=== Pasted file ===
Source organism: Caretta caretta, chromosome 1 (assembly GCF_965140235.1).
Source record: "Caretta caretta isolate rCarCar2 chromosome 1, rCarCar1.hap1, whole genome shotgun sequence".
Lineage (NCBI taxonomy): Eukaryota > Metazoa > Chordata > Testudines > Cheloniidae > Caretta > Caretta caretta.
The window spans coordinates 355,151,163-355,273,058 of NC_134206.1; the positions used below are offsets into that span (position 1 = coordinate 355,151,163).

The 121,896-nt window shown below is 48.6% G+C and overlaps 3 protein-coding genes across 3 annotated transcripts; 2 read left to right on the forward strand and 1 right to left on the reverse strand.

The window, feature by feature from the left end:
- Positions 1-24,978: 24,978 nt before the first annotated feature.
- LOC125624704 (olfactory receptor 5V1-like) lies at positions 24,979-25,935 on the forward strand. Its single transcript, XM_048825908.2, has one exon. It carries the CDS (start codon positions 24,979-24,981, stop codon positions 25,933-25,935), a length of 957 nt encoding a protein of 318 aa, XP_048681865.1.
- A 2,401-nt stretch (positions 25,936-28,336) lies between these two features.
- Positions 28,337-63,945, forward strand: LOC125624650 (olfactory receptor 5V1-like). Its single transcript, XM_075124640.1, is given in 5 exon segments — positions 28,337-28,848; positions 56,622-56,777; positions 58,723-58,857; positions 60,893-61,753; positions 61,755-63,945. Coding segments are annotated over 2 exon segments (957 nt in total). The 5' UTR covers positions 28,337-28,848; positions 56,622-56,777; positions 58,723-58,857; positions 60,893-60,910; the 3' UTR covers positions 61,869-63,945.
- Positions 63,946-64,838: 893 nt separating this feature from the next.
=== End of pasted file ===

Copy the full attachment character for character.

Source organism: Caretta caretta, chromosome 1 (assembly GCF_965140235.1).
Source record: "Caretta caretta isolate rCarCar2 chromosome 1, rCarCar1.hap1, whole genome shotgun sequence".
Lineage (NCBI taxonomy): Eukaryota > Metazoa > Chordata > Testudines > Cheloniidae > Caretta > Caretta caretta.
The window spans coordinates 355,151,163-355,273,058 of NC_134206.1; the positions used below are offsets into that span (position 1 = coordinate 355,151,163).

The 121,896-nt window shown below is 48.6% G+C and overlaps 3 protein-coding genes across 3 annotated transcripts; 2 read left to right on the forward strand and 1 right to left on the reverse strand.

The window, feature by feature from the left end:
- Positions 1-24,978: 24,978 nt before the first annotated feature.
- LOC125624704 (olfactory receptor 5V1-like) lies at positions 24,979-25,935 on the forward strand. Its single transcript, XM_048825908.2, has one exon. It carries the CDS (start codon positions 24,979-24,981, stop codon positions 25,933-25,935), a length of 957 nt encoding a protein of 318 aa, XP_048681865.1.
- A 2,401-nt stretch (positions 25,936-28,336) lies between these two features.
- Positions 28,337-63,945, forward strand: LOC125624650 (olfactory receptor 5V1-like). Its single transcript, XM_075124640.1, is given in 5 exon segments — positions 28,337-28,848; positions 56,622-56,777; positions 58,723-58,857; positions 60,893-61,753; positions 61,755-63,945. Coding segments are annotated over 2 exon segments (957 nt in total). The 5' UTR covers positions 28,337-28,848; positions 56,622-56,777; positions 58,723-58,857; positions 60,893-60,910; the 3' UTR covers positions 61,869-63,945.
- Positions 63,946-64,838: 893 nt separating this feature from the next.